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A great employee value proposition (EVP) is vital in persuading the best digital talent to join your organisation.
But what makes a great EVP? How can you make your employees blush and say 'yes!?'
The employee value proposition is essentially HR-speak for all the great reasons you might work for a particular company. It is designed not only to attract new talent, but to retain and motivate existing employees.
An EVP covers a multitude of sins, from culture to salary, long-term vision to workforce diversity.
Company recruitment pages (or microsites) can range from the straight-forward to the pseudo-philosophical.
The following diagram is taken from KPMG. It shows the benefits of a well articulated EVP.
How to create an EVP
There's probably something wrong if you are completely stumped when it comes to defining your business' EVP.
Having said that, no EVP can be perfect without canvassing opinion. There's nothing more divisive than a proposition that bears no resemblance to reality on the ground.
Here are some extremely simple questions that can be asked of a workforce.
- Why were you (the employee) attracted to the company as outsiders?
- What makes working for the company unique?
- Why are you (the employee) sticking around?
- Why might you / did you decide to leave?
What makes a good EVP?
As stated earlier, an EVP that accurately reflects the company is vital.
It should complement a job description that focuses on describing the type of person required (experience and skills), not an exhaustive list of responsibilities.
Of course, the aim is to find a good fit between employer and employee; any misrepresentation on the company's part could ultimately serve to disappoint both parties.
Alongside some of the criteria in the KPMG graphic above, a company proposition should have broad appeal and align with company processes and strategy.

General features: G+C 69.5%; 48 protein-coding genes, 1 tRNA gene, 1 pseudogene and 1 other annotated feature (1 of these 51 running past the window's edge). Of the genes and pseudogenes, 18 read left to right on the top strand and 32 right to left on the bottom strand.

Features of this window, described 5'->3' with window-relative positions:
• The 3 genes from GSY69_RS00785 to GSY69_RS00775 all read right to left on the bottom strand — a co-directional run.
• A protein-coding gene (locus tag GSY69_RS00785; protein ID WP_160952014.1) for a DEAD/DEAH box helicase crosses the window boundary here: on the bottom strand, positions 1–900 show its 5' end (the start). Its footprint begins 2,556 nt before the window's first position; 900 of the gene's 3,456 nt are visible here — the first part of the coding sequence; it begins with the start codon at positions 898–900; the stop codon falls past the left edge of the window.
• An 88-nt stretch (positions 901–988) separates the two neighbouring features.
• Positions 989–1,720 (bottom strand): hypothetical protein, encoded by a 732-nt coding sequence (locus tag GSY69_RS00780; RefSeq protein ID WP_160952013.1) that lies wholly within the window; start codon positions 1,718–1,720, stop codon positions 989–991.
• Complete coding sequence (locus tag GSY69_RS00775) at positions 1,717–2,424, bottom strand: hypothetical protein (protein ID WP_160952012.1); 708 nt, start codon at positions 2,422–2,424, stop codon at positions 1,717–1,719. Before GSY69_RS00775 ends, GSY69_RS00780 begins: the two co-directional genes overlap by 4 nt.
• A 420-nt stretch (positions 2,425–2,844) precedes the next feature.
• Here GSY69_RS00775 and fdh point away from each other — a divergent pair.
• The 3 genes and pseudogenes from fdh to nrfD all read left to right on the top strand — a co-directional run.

Let's take a look at companies with well known EVPs.
Netflix's jobs pages emphasise three elements
- Freedom and responsiblity
- A long-term view
- Diversity and inclusiveness
Notable elements include transparency about demographics of various teams in the business. Below you can see the demographics of the tech team.
This gives a tacit understanding that Netflix is focused on increasing diversity and creating an inclusive workplace.
Under 'freedom and responsibility', Netflix has uploaded a now infamous slide deck detailing the culture of work at Netflix.
It's a chunky 124 slides long, covering values, performance, responsibility, management, pay and promotion. The deck includes nine characteristics of Netflix employees.
My favourite slides cover freedom and responsiblity. No holiday or clothing policy and a five-word policy for expenses (act in the company's interest) show how a long leash and high expectations create a motivated workforce.
It's also notable how bullish a company can be in its EVP, if it feels like this will attract the right candidates.
Jack Simpson has covered L'Oreal's EVP in detail (see: How L'Oreal uses social media to increase employee engagement).
As the title suggests, the beauty giant created a strategy where employees became very public advocates of company culture, creating an implicit EVP through self-expression.
This has completely changed L'Oreal's proposition which was previously a little woolly and corporate (see this non-descript slide deck).
Included in that slide deck are three elements of L'Oreal's original proposition that are not particularly interesting or unique (a thrilling experience, an environment that will inspire, a school of excellence).
However, when augmented with a series of public social posts on the #lifeatloreal hashtag, the EVP suddenly comes to life.
So, do you need to reconsider your EVP?
For more on organisational change, see our digital transformation hub.